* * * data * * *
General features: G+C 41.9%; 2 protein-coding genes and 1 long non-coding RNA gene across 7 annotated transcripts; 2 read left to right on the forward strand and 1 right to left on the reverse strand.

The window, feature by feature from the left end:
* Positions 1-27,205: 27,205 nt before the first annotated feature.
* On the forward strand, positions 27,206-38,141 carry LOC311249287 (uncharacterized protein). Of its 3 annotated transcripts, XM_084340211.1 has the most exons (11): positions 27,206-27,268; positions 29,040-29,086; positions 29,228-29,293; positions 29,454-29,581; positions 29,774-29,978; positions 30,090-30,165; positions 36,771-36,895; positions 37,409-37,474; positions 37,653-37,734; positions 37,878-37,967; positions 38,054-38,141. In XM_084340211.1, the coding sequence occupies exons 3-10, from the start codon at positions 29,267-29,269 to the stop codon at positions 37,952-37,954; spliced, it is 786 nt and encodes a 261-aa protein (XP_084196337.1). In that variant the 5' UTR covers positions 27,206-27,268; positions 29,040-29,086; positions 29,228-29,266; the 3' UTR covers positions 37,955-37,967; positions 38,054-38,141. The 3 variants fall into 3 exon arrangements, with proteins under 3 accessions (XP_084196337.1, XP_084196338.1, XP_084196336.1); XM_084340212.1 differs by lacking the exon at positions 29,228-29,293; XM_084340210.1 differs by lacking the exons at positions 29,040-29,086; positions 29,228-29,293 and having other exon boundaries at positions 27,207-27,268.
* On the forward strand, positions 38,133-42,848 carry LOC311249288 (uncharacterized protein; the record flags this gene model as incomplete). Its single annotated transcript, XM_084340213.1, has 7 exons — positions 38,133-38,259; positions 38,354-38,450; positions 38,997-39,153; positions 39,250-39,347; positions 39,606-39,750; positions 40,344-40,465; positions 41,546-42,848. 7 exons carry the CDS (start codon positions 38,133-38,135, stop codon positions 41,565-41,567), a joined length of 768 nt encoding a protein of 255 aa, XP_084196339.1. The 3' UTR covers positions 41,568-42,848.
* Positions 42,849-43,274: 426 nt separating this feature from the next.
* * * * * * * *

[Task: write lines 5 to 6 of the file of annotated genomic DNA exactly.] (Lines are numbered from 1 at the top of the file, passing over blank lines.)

* On the forward strand, positions 38,133-42,848 carry LOC311249288 (uncharacterized protein; the record flags this gene model as incomplete). Its single annotated transcript, XM_084340213.1, has 7 exons — positions 38,133-38,259; positions 38,354-38,450; positions 38,997-39,153; positions 39,250-39,347; positions 39,606-39,750; positions 40,344-40,465; positions 41,546-42,848. 7 exons carry the CDS (start codon positions 38,133-38,135, stop codon positions 41,565-41,567), a joined length of 768 nt encoding a protein of 255 aa, XP_084196339.1. The 3' UTR covers positions 41,568-42,848.
* Positions 42,849-43,274: 426 nt separating this feature from the next.